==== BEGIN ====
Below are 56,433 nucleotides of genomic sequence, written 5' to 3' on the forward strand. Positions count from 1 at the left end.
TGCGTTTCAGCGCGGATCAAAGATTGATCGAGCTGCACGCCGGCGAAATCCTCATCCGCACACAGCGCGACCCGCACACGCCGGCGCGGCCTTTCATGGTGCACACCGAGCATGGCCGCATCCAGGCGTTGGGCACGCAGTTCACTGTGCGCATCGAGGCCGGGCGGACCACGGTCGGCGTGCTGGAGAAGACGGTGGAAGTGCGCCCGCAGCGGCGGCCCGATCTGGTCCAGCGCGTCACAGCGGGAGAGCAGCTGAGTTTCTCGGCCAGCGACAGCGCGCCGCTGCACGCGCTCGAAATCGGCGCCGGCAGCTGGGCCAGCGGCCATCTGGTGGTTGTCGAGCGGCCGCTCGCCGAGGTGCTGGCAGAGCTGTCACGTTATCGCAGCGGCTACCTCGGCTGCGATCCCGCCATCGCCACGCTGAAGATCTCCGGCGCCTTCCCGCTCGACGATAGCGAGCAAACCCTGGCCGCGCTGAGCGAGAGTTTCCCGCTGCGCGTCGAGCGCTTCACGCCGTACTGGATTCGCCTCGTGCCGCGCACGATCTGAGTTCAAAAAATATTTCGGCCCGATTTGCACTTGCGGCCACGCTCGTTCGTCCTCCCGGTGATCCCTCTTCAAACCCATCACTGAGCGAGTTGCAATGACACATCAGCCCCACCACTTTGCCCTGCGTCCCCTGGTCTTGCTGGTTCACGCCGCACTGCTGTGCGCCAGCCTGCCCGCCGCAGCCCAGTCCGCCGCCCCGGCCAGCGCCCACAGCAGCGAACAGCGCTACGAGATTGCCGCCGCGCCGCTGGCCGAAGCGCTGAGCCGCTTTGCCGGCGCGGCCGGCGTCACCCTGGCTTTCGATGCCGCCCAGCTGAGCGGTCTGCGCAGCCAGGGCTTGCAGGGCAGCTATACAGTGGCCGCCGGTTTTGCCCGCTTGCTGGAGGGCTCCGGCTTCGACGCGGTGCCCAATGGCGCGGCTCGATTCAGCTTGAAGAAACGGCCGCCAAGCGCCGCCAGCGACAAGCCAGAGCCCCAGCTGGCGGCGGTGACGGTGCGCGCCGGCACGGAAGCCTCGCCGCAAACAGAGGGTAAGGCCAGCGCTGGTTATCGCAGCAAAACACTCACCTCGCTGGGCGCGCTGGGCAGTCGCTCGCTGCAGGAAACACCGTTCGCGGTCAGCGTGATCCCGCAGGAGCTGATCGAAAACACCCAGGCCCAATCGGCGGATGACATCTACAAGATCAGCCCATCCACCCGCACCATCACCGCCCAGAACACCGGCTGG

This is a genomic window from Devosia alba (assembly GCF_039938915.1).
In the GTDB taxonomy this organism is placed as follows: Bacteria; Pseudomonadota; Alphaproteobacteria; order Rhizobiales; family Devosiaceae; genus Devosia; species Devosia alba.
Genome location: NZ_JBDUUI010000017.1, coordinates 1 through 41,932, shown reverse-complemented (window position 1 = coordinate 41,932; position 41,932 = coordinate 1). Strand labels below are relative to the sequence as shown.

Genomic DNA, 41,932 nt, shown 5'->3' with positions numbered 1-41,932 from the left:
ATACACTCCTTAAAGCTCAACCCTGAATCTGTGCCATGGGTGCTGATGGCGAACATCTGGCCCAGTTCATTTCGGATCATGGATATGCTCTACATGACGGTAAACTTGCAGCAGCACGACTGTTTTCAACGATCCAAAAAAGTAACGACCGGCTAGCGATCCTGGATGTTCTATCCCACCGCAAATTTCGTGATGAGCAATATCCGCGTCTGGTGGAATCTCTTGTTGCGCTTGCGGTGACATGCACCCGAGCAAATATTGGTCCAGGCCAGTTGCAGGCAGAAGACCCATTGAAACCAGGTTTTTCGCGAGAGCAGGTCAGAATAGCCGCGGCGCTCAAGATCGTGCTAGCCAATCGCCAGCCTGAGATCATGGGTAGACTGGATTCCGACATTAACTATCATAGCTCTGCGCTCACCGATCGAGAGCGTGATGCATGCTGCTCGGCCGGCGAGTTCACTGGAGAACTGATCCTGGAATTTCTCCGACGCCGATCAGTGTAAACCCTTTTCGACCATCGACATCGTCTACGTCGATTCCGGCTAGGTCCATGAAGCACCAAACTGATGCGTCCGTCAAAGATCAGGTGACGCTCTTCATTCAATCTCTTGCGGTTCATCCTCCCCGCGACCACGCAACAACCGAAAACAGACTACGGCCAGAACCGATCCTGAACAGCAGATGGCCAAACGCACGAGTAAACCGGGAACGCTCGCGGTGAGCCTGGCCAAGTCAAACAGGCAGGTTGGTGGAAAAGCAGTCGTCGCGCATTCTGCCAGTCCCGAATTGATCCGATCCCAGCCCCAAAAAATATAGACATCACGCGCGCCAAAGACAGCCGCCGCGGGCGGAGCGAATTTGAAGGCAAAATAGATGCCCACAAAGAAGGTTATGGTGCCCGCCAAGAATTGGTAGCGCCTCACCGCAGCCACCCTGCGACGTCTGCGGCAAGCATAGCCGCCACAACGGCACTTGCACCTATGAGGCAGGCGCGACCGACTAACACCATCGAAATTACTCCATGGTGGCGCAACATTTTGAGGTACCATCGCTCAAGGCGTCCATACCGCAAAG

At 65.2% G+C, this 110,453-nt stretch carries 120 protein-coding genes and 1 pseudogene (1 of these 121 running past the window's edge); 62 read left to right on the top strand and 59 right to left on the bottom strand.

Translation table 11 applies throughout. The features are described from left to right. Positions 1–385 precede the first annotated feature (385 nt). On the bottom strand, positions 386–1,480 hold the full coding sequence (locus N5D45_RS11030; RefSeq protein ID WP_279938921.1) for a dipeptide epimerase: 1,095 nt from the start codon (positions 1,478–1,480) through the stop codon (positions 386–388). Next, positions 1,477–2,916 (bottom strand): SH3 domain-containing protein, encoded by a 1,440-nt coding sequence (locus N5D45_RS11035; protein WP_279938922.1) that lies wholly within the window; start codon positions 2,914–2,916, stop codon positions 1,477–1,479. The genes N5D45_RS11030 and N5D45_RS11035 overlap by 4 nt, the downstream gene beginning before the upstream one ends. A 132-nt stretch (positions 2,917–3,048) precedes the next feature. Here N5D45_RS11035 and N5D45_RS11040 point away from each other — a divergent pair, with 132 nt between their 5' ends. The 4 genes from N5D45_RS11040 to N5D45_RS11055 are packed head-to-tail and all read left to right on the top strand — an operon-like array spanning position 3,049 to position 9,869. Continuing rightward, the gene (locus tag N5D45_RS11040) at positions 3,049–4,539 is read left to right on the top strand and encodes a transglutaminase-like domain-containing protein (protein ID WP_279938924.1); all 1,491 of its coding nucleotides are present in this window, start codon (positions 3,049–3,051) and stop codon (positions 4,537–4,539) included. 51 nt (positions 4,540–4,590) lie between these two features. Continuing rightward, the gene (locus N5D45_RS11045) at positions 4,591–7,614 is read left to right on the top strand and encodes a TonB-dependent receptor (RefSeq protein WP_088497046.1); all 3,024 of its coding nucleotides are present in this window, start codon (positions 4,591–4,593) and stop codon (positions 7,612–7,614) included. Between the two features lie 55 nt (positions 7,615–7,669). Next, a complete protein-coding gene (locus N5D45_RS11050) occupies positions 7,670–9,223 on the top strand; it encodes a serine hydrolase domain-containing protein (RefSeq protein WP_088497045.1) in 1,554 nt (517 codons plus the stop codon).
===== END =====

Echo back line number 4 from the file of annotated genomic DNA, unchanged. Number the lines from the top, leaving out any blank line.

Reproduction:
In the GTDB taxonomy this organism is placed as follows: Bacteria; Pseudomonadota; Alphaproteobacteria; order Rhizobiales; family Devosiaceae; genus Devosia; species Devosia alba.